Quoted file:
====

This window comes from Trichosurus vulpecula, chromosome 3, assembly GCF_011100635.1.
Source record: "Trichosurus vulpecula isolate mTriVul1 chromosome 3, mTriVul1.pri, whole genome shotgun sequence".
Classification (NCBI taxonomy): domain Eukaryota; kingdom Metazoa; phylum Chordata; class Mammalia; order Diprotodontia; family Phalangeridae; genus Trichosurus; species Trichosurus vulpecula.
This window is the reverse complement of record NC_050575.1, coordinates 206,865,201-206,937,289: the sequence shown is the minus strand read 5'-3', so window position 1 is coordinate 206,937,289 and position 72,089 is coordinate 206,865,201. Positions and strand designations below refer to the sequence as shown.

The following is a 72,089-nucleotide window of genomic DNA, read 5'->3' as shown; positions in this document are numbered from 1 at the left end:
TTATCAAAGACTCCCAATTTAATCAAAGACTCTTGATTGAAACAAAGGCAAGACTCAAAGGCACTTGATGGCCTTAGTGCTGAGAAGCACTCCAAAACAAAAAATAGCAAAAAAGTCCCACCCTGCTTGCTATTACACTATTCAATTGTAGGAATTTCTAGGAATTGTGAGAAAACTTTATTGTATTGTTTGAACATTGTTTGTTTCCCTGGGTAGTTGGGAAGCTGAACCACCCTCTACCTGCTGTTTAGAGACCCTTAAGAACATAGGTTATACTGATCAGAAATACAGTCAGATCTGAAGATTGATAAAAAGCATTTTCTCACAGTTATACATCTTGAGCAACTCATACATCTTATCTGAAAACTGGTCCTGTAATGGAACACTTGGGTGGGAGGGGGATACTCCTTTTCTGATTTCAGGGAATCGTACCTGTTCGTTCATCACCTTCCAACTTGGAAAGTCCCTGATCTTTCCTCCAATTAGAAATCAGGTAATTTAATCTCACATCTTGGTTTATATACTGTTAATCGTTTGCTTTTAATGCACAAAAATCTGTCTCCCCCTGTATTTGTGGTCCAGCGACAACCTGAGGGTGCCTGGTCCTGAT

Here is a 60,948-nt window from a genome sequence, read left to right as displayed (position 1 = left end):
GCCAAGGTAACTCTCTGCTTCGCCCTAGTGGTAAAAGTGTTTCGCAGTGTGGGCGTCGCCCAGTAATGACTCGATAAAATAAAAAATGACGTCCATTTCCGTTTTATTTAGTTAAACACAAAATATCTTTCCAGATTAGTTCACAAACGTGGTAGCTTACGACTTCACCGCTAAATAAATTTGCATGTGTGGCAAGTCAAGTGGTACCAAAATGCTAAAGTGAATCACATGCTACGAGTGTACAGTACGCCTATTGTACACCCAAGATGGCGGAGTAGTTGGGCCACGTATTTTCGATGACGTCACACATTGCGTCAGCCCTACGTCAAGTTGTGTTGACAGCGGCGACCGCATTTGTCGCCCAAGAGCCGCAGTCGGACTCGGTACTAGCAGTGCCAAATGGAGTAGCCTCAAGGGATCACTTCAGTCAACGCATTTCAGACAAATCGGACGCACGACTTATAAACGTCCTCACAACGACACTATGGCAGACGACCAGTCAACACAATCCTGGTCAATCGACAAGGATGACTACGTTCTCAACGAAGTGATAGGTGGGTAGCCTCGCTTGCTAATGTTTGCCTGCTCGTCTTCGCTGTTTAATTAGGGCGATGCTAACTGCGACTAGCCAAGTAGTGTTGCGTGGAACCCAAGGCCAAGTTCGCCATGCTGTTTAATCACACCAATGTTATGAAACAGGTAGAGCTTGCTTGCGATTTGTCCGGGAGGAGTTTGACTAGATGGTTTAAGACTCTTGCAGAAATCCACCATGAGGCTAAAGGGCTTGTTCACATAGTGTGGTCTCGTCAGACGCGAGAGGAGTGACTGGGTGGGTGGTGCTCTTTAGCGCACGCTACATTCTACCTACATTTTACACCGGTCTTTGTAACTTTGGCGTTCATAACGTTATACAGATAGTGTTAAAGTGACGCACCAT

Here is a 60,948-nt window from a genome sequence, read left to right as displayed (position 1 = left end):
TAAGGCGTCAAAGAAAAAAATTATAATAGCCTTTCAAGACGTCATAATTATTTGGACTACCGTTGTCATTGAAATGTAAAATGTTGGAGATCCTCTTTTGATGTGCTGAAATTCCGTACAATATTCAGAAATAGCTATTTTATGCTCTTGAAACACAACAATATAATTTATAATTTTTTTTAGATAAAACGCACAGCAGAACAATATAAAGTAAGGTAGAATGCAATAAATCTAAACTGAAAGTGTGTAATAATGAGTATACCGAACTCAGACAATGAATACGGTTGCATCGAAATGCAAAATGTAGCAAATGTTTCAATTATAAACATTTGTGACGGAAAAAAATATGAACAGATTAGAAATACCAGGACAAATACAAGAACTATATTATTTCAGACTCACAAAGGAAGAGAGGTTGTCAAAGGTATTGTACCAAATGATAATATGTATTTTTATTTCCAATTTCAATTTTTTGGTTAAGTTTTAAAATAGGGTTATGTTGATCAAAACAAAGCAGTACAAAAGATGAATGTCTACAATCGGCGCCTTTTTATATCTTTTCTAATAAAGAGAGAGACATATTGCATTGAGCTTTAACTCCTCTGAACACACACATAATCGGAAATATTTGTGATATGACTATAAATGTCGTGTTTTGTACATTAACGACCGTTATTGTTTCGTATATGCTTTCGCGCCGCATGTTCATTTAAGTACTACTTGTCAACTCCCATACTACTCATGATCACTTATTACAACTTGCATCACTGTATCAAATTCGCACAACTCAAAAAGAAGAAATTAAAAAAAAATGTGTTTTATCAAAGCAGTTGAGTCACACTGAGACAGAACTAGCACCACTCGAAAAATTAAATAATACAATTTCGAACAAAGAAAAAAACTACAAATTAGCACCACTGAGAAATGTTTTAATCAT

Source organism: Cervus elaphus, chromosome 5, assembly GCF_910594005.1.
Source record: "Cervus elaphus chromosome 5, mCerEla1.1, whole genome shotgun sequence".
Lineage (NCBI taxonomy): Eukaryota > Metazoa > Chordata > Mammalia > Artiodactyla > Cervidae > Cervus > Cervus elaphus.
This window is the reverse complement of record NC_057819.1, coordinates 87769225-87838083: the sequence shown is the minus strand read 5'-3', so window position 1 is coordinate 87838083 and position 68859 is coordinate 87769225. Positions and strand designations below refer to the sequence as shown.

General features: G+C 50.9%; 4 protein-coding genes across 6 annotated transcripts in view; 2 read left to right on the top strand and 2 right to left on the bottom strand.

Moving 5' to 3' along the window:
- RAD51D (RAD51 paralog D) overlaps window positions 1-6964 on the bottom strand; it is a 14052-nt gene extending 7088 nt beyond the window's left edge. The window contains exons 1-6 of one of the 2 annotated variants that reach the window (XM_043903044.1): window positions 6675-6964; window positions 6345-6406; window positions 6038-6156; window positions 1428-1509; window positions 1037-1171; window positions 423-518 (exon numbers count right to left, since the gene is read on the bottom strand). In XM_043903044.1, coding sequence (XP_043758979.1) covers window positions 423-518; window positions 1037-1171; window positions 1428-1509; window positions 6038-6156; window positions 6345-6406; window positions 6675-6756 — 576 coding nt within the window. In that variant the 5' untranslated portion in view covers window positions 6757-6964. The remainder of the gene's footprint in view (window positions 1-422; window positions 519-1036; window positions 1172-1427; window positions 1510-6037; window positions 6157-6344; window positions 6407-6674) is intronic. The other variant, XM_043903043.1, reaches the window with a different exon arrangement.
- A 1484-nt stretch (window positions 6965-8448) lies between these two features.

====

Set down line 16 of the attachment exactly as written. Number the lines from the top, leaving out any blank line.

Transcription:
Moving 5' to 3' along the window: